The Pros and Cons of College Open Enrollment

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There isn't anything more important to community colleges than the certainty that they can and should provide all qualified people who are looking to be accepted with admittance (Vaughan). The people of the community college represent forty-four percent of all undergraduates and forty-nine percent of students attending college for the first time (David). These students include a lot of minority students, students with a low social standing and the non-standard (age twenty-five and older) student who commonly enters college less academically equipped (David). Most community colleges have made immense advancement in reducing a lot of geographical and economic blockades that have in the past limited college admittance (David). Community colleges are to be expected to present significant support to increasing occupation proficiency in the future as additional workers realize they must continue to improve their ability all the way through their profession (Black). Many people believe, that because these students are less likely to be ready for college, that they have a better chance of failing (Weis). All students should have the right to expand their knowledge through higher education regardless of how they did in high school.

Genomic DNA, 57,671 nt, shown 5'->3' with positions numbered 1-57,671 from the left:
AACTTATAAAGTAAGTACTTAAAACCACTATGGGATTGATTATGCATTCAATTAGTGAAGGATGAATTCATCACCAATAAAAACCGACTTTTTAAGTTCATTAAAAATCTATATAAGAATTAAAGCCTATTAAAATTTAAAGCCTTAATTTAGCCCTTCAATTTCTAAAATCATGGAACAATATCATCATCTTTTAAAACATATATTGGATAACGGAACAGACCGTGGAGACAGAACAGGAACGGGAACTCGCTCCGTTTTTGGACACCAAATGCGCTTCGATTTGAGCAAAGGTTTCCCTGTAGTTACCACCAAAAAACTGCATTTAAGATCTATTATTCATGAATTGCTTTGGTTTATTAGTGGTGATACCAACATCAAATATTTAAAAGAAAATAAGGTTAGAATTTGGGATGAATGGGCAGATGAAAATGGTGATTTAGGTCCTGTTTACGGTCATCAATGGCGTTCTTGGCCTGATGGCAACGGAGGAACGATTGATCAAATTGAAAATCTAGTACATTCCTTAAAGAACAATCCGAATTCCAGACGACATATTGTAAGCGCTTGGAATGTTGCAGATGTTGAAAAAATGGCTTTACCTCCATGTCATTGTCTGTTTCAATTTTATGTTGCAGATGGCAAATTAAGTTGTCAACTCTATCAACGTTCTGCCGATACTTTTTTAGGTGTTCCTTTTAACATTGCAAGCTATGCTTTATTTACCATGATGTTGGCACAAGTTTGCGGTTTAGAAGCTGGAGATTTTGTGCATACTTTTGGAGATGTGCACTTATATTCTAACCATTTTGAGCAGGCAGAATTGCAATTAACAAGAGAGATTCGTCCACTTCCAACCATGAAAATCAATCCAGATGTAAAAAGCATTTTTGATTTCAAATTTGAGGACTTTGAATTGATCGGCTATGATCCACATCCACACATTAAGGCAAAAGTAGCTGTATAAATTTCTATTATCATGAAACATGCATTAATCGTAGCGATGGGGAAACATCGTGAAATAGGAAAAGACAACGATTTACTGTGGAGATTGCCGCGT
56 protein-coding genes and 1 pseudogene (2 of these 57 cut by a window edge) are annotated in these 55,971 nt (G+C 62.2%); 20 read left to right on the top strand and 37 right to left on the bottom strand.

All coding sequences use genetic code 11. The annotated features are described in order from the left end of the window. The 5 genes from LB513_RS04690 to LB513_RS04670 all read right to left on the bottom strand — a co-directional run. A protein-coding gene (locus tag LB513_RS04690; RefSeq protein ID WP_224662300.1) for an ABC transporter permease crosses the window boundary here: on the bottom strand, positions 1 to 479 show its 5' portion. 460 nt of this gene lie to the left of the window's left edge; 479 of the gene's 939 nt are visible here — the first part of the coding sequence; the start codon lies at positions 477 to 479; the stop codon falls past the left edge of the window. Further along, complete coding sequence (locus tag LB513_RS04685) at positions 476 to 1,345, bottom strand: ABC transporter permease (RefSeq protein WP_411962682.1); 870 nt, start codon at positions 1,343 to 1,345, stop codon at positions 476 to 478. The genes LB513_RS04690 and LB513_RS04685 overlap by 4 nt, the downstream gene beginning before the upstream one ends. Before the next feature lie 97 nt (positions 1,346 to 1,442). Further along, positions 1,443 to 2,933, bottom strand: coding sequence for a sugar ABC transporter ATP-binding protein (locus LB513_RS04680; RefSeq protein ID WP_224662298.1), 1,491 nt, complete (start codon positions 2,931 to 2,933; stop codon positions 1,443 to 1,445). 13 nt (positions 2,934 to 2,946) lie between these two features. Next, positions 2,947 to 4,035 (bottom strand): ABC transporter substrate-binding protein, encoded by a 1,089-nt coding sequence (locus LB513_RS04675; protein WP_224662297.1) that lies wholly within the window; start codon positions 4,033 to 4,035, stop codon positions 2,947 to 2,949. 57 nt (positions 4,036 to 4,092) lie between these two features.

Those who oppose open enrollment argue that remedial education has many fallbacks, including the problem that remedial education costs the state too much money and that remedial education devalues the college degree. Bruno V. Manno, a former United States Assistant Secretary of Education for Policy Training, states that most states with community colleges acquire a large remediation cost from the taxpayers and also those who pay to attend college.

"Cost. First, there's a huge, often hidden, remedi...

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